What Your Eyes Tell User Experience Professionals About Design
Author: Joe Goldberg, Principal Research Scientist – Oracle Applications User Experience
Although relatively new to enterprise software companies, eye-tracking methods have been routinely used by marketing, television, and movie consulting firms to address issues such as design impact, confusing motion edits, and clarity of branding. Companies such as eBay, Microsoft, Google, and Facebook routinely use eye tracking to understand how page layout is visually navigated by end users.
What Does Eye Tracking Look Like?
Eye-tracking visualizations provide compelling summaries of a user’s visual attention. This first image shows a Las Vegas skyline with aggregated eye-tracking data across many users. The representation is known as a heatmap, with the red areas indicating screen locations that generate greater visual interest and longer dwell times than other areas. The second image shows an opacity heatmap, which only exposes image areas that have been viewed, where longer viewing results in more translucent image areas. The third image shows a user's visual scanpath. The circles indicate fixations, where the eye dwelled for a short time; larger circles indicate longer fixations. The scanpath tells a story about the user’s task-completion strategy, from first looking at the screen until the task is completed. A three-dimensional heatmap is shown in the fourth image, providing contours instead of a heatmap.
These data visualizations serve different purposes for the user interface designer. The scanpath data visualization retains sequential or temporal information as a user scans an interface, allowing the study of user strategies while solving tasks. Various models can be developed to predict where the user will look next. The heatmaps excel at aggregating visual attention location from many users over a period of time. The time window over which the aggregation occurs can also be manipulated, allowing an assessment of temporal changes in visual attention.
How Did Eye Tracking Start at Oracle?
Dramatic advances in technology have made eye tracking a routine and non-intrusive measure of software usability. Eye tracking started in the late 1800s as a tool to help understand how people process the visual environment. In those days, the technology required people to wear tight-fitting lenses with attached sticks that made marks on smoked paper in response to eye movements. Mid-20th- century methods placed surface electrodes on the skin to measure small electrical changes as the eye moved horizontally and vertically. Current methods reflect infrared light off the surface of the eye into an infrared camera that is hidden behind a panel on a user’s computer display. Following a 10-second calibration procedure, the user is typically unaware that equipment is measuring his eye location on the screen.
Oracle initiated eye tracking as a usability method in 2001. Oracle began to use new eye-tracking technology in late 2008 to support the evaluation of Fusion designs. The system is portable, and has recently been taken to user group conferences and Oracle OpenWorld, to evaluate various usability issues.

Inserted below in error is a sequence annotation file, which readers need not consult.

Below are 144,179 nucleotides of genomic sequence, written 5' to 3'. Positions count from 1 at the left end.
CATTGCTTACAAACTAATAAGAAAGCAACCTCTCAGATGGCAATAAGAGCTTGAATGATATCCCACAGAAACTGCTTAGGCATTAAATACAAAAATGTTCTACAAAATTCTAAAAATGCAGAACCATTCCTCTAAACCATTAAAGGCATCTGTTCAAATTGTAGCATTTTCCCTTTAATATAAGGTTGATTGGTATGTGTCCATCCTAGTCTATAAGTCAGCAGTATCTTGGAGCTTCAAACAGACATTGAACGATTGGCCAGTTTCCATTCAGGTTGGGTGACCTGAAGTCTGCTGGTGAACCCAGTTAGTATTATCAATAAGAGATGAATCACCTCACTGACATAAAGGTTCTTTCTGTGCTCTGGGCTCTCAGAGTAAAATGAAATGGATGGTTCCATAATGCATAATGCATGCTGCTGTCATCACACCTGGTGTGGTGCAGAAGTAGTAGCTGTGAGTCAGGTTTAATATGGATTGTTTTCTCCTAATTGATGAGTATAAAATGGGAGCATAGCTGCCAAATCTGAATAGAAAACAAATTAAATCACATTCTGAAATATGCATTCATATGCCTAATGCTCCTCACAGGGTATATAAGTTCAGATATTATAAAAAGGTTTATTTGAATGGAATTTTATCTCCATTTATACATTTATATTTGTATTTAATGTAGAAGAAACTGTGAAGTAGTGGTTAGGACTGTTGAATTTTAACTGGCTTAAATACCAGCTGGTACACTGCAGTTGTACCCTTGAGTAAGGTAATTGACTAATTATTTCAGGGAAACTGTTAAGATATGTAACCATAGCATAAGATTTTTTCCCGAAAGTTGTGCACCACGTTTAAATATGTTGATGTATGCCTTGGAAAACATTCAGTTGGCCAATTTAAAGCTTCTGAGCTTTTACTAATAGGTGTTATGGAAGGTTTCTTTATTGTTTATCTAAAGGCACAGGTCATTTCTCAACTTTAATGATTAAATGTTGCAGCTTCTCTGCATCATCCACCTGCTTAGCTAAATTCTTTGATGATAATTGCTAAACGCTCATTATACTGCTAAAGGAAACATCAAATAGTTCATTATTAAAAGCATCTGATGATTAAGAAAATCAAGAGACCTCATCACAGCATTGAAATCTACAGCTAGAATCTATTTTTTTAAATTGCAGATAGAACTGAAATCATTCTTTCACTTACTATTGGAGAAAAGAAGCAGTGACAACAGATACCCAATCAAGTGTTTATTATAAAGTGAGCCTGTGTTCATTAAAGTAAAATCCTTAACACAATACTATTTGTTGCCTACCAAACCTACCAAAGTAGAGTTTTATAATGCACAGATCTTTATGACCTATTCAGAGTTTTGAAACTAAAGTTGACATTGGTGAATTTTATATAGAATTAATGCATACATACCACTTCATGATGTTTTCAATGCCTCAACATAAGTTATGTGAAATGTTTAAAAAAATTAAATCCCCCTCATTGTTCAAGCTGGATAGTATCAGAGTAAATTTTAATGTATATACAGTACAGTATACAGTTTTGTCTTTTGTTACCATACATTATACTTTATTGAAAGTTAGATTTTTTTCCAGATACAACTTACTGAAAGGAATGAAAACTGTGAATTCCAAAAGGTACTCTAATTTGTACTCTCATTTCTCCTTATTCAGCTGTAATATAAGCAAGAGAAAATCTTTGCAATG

How Does Eye Tracking Inform the Design of End User Application Experiences?
The computer interface can be considered a workspace where tasks are completed and events are monitored. Just like a physical workspace, users are more productive and tasks are completed more quickly if objects are located close together, and if they are easily visible. A software application that results in shorter and more direct scanpaths typically has a better interface than one with highly disorganized scanpaths. Also, unclear visual navigation is marked by dramatically differing scanpaths across users, determined by a nearly equal likelihood of viewing any portion of a page at any given time.
Certain issues must be considered when designing an eye-tracking study. As an example, the direction of one’s gaze usually corresponds to what is on one’s mind, but when fatigued or informally browsing, the gaze may lead or lag one’s current thoughts. To help avoid this, eye-tracking studies should present focused tasks to users. In addition, using a mouse may influence eye-tracking studies. The eye may follow the cursor in some cases, so when a mouse is not absolutely required, the cursor is typically not shown.
Data analysis methods that can help to recommend design improvements are still under development. One method of analyzing eye-tracking data requires an indication of regions that are of most interest to the designer or developer. These areas of interest (AOIs), shown below, can be used to tally statistics such as:
Designers can use scanpaths, heatmaps, and AOI statistics to tell the story of what the eyes are doing while a user completes tasks. These stories, in turn, can be aggregated across other users and/or tasks to discover general trends. One trend that has recently been publicized, for example, is that North American users who view a text-heavy page for the first time tend to initially scan the left-hand column, followed by horizontal scans at the top of the page, then a shorter horizontal scan near the middle of the page. This same trend would not be expected for those who are more familiar with the page content.
What’s Next at Oracle
While eye-tracking methods are not a substitute for usability testing, they can inform the interface designer about unclear or distracting features on an interface, and can help determine why certain errors are made while completing tasks. Eye tracking is rapidly becoming an additional, compelling tool in Oracle’s usability evaluation arsenal, to make Fusion interfaces as productive as possible.